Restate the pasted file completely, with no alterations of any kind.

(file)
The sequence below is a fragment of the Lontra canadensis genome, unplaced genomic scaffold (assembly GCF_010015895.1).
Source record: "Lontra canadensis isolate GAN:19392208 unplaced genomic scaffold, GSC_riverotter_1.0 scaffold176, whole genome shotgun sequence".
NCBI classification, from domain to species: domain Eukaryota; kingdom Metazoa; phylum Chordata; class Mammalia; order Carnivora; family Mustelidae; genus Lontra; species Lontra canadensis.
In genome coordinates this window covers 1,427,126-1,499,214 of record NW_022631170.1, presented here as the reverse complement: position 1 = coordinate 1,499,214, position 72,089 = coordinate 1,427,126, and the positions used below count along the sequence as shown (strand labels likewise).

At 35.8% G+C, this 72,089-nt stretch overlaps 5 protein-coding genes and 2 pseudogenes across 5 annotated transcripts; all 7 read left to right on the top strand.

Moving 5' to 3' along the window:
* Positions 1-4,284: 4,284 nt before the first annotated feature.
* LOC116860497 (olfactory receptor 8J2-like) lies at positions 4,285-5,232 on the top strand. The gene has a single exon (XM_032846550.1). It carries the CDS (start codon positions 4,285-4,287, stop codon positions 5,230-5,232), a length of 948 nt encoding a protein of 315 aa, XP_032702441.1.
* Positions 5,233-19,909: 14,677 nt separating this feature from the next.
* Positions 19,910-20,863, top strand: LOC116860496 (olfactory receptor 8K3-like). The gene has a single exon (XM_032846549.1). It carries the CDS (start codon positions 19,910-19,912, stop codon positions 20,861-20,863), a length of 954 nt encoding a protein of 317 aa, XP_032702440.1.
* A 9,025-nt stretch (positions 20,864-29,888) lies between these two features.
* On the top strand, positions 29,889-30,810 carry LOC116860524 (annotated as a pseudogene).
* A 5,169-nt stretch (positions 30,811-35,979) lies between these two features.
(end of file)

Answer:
The sequence below is a fragment of the Lontra canadensis genome, unplaced genomic scaffold (assembly GCF_010015895.1).
Source record: "Lontra canadensis isolate GAN:19392208 unplaced genomic scaffold, GSC_riverotter_1.0 scaffold176, whole genome shotgun sequence".
NCBI classification, from domain to species: domain Eukaryota; kingdom Metazoa; phylum Chordata; class Mammalia; order Carnivora; family Mustelidae; genus Lontra; species Lontra canadensis.
In genome coordinates this window covers 1,427,126-1,499,214 of record NW_022631170.1, presented here as the reverse complement: position 1 = coordinate 1,499,214, position 72,089 = coordinate 1,427,126, and the positions used below count along the sequence as shown (strand labels likewise).

At 35.8% G+C, this 72,089-nt stretch overlaps 5 protein-coding genes and 2 pseudogenes across 5 annotated transcripts; all 7 read left to right on the top strand.

Moving 5' to 3' along the window:
* Positions 1-4,284: 4,284 nt before the first annotated feature.
* LOC116860497 (olfactory receptor 8J2-like) lies at positions 4,285-5,232 on the top strand. The gene has a single exon (XM_032846550.1). It carries the CDS (start codon positions 4,285-4,287, stop codon positions 5,230-5,232), a length of 948 nt encoding a protein of 315 aa, XP_032702441.1.
* Positions 5,233-19,909: 14,677 nt separating this feature from the next.
* Positions 19,910-20,863, top strand: LOC116860496 (olfactory receptor 8K3-like). The gene has a single exon (XM_032846549.1). It carries the CDS (start codon positions 19,910-19,912, stop codon positions 20,861-20,863), a length of 954 nt encoding a protein of 317 aa, XP_032702440.1.
* A 9,025-nt stretch (positions 20,864-29,888) lies between these two features.
* On the top strand, positions 29,889-30,810 carry LOC116860524 (annotated as a pseudogene).
* A 5,169-nt stretch (positions 30,811-35,979) lies between these two features.